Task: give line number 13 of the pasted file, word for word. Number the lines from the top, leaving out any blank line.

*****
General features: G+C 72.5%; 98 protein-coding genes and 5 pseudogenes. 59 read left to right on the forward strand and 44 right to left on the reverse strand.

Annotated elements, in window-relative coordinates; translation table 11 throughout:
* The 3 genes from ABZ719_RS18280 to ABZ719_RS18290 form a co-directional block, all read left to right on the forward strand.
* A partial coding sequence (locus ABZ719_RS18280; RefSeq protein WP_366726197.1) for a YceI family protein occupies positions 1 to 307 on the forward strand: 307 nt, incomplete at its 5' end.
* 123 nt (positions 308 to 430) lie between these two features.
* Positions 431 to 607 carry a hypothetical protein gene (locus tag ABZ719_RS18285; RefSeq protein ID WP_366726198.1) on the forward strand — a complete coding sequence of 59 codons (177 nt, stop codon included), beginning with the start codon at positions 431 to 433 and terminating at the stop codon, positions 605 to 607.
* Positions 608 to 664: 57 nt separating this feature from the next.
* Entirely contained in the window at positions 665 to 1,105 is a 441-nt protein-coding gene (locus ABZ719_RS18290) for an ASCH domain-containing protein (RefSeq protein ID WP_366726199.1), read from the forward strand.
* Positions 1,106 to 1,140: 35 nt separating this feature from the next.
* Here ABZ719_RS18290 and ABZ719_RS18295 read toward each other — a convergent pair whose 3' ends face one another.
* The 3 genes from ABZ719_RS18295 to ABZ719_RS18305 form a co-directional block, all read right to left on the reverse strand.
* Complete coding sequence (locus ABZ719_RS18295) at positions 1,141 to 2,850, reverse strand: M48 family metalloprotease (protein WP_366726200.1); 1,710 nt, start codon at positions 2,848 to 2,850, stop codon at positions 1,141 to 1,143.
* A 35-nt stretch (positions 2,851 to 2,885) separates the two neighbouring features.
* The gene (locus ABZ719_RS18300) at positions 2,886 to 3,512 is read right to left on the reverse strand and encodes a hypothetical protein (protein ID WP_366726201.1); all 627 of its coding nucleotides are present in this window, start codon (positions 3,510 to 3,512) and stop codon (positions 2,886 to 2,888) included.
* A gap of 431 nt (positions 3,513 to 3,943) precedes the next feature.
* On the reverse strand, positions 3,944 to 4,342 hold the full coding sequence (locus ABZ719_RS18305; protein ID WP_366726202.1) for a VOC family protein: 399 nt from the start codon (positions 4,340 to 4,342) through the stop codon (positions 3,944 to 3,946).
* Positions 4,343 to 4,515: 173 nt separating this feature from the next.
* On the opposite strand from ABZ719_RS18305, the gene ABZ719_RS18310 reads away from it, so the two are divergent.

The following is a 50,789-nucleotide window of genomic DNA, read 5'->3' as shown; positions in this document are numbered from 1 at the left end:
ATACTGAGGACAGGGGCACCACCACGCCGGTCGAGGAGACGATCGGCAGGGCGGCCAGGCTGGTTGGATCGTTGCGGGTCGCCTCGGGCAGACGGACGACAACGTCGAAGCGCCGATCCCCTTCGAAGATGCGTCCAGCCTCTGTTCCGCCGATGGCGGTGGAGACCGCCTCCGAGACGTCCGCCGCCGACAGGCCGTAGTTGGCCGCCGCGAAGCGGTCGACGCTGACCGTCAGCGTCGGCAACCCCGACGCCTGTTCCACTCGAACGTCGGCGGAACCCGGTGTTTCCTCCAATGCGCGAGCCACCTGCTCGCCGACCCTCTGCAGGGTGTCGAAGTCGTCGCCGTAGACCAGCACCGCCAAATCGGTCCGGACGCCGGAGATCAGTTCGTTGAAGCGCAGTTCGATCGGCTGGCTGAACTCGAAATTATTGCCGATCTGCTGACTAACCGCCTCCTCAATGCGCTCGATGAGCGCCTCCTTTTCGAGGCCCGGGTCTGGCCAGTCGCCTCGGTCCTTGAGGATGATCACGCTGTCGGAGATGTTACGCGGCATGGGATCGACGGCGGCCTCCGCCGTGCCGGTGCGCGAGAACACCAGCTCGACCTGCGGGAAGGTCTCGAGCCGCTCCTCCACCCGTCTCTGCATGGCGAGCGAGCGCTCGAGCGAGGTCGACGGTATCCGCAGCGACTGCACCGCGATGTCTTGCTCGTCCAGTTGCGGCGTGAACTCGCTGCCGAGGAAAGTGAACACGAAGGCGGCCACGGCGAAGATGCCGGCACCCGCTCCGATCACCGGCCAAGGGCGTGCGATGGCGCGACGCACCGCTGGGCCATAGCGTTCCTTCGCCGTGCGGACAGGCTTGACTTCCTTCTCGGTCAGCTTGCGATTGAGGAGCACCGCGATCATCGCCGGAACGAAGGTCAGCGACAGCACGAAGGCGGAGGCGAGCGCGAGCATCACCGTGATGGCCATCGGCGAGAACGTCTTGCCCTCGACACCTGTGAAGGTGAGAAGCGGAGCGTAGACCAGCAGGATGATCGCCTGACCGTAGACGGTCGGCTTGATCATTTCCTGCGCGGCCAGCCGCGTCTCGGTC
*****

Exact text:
* A 35-nt stretch (positions 2,851 to 2,885) separates the two neighbouring features.